NET MIGRATION to the UK rose last year to 212,000 compared to 177,000 the previous year, new figures from the Office for National Statistics (ONS) show.
The figures will come as a blow to David Cameron, who has pledged to reduce net migration to tens of thousands before next year’s general election.
Despite the rise from 177,000 to 212,000, the figures show that net migration remained steady for the last three months of last year. The number of non- EU migrants fell by 11,000 but the number coming to the UK from European countries rose by 43,000.
The number of Romanian and Bulgarian migrants did not surge, as Ukip’s Nigel Farage had predicted. Instead, the ONS said, 29,000 Romanians and 7,000 Bulgarians had been issued with National Insurance numbers in the 12 months to March 2014. Additional numbers of migrants from Romania and Bulgaria came to the UK before controls were lifted at the beginning of this year, statisticians said.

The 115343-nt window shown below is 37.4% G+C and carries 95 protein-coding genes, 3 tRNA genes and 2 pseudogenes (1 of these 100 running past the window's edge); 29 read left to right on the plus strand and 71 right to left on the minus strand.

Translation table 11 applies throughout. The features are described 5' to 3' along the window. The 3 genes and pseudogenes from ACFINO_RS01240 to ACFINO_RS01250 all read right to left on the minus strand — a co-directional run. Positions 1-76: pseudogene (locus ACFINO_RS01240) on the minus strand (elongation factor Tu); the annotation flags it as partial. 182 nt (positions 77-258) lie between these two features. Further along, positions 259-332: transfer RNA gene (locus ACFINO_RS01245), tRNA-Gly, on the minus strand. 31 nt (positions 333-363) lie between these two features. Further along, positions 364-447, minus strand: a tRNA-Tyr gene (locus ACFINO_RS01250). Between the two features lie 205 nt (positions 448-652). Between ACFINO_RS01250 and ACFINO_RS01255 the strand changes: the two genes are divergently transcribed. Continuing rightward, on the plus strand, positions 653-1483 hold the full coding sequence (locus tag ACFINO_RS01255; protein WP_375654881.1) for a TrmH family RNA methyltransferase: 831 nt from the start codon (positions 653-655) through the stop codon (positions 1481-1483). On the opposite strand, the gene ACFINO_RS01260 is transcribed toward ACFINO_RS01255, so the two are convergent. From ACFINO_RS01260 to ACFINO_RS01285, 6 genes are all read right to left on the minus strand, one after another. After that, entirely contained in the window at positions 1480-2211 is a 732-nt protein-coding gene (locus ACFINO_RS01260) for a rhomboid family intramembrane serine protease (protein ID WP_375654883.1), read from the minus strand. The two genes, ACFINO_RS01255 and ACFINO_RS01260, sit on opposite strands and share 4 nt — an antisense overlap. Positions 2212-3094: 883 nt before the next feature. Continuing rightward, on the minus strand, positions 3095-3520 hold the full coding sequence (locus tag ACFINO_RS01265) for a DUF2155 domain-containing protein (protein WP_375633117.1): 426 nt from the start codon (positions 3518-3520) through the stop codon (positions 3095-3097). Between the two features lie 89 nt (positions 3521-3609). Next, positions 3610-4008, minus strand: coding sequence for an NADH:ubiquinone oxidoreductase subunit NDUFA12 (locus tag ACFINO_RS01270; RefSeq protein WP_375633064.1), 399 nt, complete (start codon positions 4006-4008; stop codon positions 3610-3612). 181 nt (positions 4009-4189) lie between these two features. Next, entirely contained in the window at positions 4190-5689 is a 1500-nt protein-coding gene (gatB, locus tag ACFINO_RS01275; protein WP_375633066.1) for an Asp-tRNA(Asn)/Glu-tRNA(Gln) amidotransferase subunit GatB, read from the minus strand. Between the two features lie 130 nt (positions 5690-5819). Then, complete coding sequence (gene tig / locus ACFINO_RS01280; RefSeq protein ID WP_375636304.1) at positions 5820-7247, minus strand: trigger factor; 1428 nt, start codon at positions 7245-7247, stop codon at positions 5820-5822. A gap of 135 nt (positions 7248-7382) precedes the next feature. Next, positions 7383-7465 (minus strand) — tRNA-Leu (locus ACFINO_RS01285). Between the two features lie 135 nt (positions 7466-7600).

Around the same number of people left the UK last year as in the previous 12 months, with 314,000 emigrants compared to 321,000 in 2012.
Immigration minister, James Brokenshire, said: “While recent net migration levels remain stable, the figures show that it has fallen by a third since its peak in 2005 under the last government and that this government’s reforms have cut net migration from outside the EU to levels not seen since the late 1990s.
“We are focusing on cutting out the abuse of free movement between EU member states and addressing the factors that drive European immigration to Britain,” he added.
Yvette Cooper, Labour’s shadow home secretary, said Cameron’s flagship immigration pledge was in “shreds”.